At Drake-Anamoose High School, with fewer than 50 students in grades 9-12, even playing 9-man football has gone by the wayside. Last year the Raiders started their 9-man schedule with just 13 players. Not wanting to drop the sport entirely, this year they are playing 6-man football. The 6-man game is new to North Dakota.

“Our numbers are up since going to 6-man,” said Steven Heim, Drake-Anamoose athletic director. “Right now we have 16 on our roster. It’s a wide open game and an enjoyable game.”

Currently there are seven schools playing 6-man football in North Dakota. The sport is considered independent by the North Dakota High School Activities Association. Nevertheless, said Heim, the intention of schools playing 6-man football is to crown a state champion.

“We’ll have a mini-playoff at the end of the year,” said Heim. “We’ll play a third place and championship game in Watford City.”

Some schools playing 11-man football, Velva and Bishop Ryan among them, could move into the 9-man ranks. Lewis and Clark Berthold, already playing 9-man football, was down to just nine players for a recent game.

Larger schools in the state are not as affected as small schools by declining student participation in football where the loss of even a few players can make a dramatic difference to a program. Matthew Fetsch, NDHSAA executive director, says the trend over the last 10 years has been that small schools are getting smaller and large schools are getting bigger. In recent years the building of new schools such as Bismarck Legacy, West Fargo Sheyenne and Fargo Davies has contributed to an increase in the total number of high school athletes.

“In football in 2010 we had 4,075 participants in the state. Last fall it was 4,078,” said Fetsch. “More schools means a lot more opportunities for students who weren’t there not that long ago.”

Total participants in all sports in the state in 2010, said Fetsch, was 25,724. Last year the number was 27,212.

At Minot High School, with approximately 2,000 students in grades 9-12, there’s plenty of participation in football. In fact, the Magicians boast the only program in the state fielding five football teams – a varsity squad and four more.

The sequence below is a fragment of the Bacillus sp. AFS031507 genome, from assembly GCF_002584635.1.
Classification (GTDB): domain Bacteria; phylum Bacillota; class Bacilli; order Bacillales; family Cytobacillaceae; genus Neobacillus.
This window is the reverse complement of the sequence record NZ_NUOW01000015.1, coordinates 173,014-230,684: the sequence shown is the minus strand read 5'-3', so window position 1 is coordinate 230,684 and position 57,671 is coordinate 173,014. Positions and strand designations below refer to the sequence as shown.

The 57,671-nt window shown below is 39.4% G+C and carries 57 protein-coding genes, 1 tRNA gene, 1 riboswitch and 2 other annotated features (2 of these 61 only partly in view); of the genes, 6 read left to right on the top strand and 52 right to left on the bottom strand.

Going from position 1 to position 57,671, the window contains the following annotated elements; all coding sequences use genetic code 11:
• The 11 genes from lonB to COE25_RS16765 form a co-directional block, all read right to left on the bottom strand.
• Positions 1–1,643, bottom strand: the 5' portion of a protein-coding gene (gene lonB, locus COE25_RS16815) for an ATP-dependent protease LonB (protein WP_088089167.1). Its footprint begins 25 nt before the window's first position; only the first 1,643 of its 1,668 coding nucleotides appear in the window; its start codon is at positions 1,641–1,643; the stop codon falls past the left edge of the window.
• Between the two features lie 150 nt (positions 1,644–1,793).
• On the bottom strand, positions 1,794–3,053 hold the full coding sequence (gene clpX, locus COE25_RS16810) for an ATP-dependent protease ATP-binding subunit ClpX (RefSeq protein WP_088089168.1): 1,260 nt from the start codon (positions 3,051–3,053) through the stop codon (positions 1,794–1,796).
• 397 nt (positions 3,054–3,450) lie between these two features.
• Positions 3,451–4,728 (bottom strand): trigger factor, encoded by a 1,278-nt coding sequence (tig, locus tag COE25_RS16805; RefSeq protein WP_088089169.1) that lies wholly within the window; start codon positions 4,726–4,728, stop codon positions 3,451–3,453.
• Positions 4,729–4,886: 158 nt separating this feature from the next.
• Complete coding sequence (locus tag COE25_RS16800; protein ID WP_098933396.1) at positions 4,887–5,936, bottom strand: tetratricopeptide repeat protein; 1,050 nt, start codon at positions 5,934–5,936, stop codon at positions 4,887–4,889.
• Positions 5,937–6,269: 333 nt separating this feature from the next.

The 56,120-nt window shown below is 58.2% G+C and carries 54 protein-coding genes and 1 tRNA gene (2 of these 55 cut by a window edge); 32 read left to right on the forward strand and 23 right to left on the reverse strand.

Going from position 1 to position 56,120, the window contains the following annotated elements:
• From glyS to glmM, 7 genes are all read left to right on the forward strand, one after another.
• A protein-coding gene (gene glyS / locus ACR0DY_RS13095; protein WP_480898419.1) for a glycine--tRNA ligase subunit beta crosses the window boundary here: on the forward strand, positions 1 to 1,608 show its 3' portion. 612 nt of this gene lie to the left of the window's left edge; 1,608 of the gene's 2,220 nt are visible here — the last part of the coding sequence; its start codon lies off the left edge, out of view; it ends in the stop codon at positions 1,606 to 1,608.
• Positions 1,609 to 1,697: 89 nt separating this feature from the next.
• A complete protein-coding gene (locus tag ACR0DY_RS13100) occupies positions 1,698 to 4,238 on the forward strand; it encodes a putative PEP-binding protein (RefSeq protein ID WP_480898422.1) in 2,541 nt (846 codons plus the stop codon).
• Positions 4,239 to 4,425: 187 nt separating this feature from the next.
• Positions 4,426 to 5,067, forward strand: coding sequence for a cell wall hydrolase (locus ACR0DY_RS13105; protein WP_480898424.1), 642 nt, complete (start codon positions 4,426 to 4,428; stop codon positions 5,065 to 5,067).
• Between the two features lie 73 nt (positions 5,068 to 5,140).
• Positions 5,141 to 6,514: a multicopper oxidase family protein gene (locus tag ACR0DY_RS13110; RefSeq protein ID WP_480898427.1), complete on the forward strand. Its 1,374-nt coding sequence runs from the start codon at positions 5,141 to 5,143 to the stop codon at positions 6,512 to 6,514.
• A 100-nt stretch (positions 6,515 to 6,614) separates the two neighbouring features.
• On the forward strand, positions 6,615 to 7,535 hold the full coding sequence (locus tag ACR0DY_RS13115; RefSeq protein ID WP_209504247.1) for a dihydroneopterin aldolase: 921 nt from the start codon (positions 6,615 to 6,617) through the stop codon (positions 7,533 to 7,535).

“Our numbers are strong with 138 football players,” said Mitch Lunde, Minot Public Schools athletic director. “We have good numbers throughout all of our programs, for the most part. If we had two high schools we’d have even more football players, more everything.”

At the national level boy’s and girl’s basketball, wrestling, golf and girl’s fast-pitch softball have all declined in the number of participants. North Dakota, particularly at smaller schools where high school sports teams often capture the spotlight, has not been immune to the national trend.

“It’s obviously kind of a growing problem everywhere,” said Coleman.

“It is kind of sad. There’s a lot of kids in school who don’t participate,” added Wayne Brackenbury, Mohall-Lansford-Sherwood athletic director. “Kids have more things to do these days. Being a state champion isn’t a priority anymore.”

Brackenbury said class size and the number of boys and girls, especially at small schools, can have an affect on the number of students participating in a sport. There’s other factors too, such as the trend of athletes focusing on a single sport. Multi-sport athletes are becoming a thing of the past.